My 89-year-old mother is turning 90 and wants a big, lavish party: a dinner for 300 guests starting at 6 p.m. that will probably go late, despite the considerable number of octogenarians who’ll attend, dressed to the nines. What do I wear to this event, which may well be my mother’s last party? — Gigi, Hackensack, N.J.
Good for your mother, and congratulations. Ninety is a rare milestone, worth dressing for and celebrating.
Given the loosey-goosey nature of party dress codes these days, the best way of thinking about what to wear is: Dress for your mom. You don’t want to outshine her, but you do want to honor her. That sounds simple, I know, but I also know that when it comes to mothers and daughters, things can be awfully complicated, emotionally and psychologically.
One of the ways we assert our independence and identity is often through style that is not our parents’ style, no matter how much we love them. Your mother may love ruffles and polka dots when your happy place is a little black dress. You may be a dress-down type, and she may believe in the power of pantyhose and great pumps.
As a daughter who got into a fair number of … let’s say, disagreements, with her own mother about her wardrobe once upon a time, and as a mother of two daughters who is doing her best to hold her tongue and let them figure it out on their own, I have a fair amount of experience with the subject. After years of defining your own look, letting someone else’s taste take precedence over your own can feel like reverting to childhood in a somewhat uncomfortable way.
But there are ways to please your mother and remain yourself, too.
Honey Dijon, the D.J. and musician, suggests thinking of a memory you both share — a trip, an event — and wearing something that references and honors that shared experience.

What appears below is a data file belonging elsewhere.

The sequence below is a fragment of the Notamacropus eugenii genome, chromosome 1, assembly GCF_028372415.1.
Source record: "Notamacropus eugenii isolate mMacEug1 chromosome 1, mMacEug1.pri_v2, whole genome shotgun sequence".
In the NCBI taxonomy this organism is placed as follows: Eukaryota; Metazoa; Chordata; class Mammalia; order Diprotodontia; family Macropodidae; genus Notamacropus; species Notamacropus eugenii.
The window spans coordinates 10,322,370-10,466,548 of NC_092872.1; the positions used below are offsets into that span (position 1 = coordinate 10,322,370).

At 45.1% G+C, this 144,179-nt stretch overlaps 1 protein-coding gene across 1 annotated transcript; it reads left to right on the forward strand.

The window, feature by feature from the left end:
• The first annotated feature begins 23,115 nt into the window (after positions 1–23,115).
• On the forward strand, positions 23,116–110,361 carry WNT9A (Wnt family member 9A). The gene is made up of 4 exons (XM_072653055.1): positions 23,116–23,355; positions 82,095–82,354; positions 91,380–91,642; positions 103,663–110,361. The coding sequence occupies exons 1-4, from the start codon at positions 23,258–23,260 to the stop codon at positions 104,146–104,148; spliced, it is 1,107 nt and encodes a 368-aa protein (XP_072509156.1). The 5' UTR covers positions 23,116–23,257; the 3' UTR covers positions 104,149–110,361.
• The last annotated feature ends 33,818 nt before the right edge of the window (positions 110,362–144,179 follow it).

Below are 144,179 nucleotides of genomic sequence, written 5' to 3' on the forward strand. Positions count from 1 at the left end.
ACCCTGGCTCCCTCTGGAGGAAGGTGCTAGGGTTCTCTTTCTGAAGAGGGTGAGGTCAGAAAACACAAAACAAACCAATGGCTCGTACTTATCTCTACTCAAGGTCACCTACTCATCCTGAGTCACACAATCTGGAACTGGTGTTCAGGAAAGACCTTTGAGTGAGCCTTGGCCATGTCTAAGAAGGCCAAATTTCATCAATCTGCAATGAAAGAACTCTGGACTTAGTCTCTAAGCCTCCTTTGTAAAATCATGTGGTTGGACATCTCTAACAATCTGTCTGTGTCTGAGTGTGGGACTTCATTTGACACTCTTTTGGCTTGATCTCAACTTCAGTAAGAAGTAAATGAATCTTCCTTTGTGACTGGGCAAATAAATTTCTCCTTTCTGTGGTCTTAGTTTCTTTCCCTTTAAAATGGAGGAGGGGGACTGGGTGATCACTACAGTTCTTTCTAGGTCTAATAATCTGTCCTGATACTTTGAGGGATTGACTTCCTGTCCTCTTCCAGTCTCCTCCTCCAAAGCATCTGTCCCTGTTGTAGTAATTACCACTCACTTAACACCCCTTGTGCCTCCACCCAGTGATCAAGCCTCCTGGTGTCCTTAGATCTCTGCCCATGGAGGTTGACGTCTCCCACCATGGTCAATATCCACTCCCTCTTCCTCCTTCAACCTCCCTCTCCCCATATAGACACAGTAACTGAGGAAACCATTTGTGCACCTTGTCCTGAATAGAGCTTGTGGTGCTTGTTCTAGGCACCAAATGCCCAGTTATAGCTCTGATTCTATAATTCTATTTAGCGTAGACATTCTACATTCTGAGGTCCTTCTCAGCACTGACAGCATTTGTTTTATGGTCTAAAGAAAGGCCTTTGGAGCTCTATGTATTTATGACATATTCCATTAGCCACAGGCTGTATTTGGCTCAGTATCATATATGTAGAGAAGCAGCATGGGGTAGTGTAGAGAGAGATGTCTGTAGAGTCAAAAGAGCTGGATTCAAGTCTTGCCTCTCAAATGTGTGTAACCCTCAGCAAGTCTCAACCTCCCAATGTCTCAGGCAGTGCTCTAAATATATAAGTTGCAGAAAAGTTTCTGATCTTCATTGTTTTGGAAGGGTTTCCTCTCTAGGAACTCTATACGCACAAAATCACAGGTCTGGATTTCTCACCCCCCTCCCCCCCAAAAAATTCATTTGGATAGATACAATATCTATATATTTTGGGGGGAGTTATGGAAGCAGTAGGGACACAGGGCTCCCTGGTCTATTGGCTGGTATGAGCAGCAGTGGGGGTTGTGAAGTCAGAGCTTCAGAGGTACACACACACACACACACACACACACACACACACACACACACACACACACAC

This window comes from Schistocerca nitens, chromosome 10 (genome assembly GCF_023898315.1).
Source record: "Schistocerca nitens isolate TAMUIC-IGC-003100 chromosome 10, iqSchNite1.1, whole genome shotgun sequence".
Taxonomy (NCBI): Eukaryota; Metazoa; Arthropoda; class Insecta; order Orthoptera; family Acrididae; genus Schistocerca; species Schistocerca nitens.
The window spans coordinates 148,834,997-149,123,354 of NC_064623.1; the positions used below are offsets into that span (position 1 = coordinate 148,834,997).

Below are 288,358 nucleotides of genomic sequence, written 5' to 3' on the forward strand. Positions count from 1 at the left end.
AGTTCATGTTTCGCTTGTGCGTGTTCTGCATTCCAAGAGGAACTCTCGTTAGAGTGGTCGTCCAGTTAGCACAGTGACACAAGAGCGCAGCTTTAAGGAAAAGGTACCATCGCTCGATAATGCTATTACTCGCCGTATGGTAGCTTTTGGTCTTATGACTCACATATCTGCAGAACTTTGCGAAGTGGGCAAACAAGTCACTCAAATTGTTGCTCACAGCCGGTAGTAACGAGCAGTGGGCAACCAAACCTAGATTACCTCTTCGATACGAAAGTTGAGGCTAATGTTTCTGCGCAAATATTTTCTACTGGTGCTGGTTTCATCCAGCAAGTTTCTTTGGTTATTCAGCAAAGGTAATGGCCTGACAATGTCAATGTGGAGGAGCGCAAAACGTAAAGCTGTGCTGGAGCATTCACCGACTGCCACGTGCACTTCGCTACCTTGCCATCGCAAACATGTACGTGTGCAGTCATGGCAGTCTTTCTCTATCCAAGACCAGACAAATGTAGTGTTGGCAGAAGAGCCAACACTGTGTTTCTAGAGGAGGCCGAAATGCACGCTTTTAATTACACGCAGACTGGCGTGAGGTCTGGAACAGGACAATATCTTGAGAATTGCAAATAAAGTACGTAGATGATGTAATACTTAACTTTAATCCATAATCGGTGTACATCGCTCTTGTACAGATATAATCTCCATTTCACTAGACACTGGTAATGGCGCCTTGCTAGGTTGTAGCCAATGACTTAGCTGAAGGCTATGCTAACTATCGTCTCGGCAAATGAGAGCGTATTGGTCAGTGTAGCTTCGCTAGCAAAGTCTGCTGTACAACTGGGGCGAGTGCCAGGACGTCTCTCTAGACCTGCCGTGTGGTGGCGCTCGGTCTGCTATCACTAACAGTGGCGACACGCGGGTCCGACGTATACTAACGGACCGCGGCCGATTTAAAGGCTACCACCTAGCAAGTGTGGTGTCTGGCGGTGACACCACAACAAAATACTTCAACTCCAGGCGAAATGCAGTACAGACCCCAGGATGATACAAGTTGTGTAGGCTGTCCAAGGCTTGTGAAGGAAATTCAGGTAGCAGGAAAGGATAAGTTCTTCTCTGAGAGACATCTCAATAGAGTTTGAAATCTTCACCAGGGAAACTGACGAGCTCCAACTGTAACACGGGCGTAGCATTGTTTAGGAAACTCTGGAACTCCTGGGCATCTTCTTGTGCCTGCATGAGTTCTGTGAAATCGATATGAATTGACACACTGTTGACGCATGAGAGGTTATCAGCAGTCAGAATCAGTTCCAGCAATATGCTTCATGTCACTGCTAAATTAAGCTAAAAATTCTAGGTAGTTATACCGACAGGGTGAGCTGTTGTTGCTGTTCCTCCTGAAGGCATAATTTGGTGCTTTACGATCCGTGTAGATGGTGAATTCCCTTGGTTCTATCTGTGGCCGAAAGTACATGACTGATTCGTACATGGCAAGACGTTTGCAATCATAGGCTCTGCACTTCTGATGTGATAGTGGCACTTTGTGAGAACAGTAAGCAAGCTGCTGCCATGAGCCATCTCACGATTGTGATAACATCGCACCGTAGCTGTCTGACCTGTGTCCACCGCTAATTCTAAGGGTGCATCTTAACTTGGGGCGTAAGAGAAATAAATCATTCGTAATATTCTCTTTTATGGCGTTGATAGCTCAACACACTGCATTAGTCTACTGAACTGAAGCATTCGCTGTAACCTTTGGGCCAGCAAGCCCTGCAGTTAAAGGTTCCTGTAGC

Another option, similarly personal, is to wear a garment or a piece of jewelry that your mother gave you, or maybe passed down to you, as a form of thank you. Indeed, fabulous jewelry against a simple background (a basic sheath, a tuxedo) may be the easiest solution because it allows you to adapt the accessories to the moment.
If your mother is a brooch woman, you could wear a great brooch. Ditto a scarf or bangle. Think of what she values, and try to incorporate that into your outfit. It will tell her you have been paying attention.
Sara Moonves, the editor of W, suggested that the most important message is to signal that you are making an effort; that you didn’t just grab the first thing in your closet, or resort to the fallback party uniform, but that you put thought and consideration into your choice. Take a look at Valentino, she said — not to buy, but for inspiration. The label’s exuberant use of color is practically a celebration unto itself.
Finally, said Eva Chen, the author, and director of fashion partnerships at Instagram, remember that the pictures from the event will go into the memory books. In which case, she said, the best strategy may be to call your mom, find out what she is wearing, and dress to complement.
The point is to acknowledge, through what you wear, the star of the night. To make her feel seen and important. And, as a bonus, to allow her to show you off to her friends.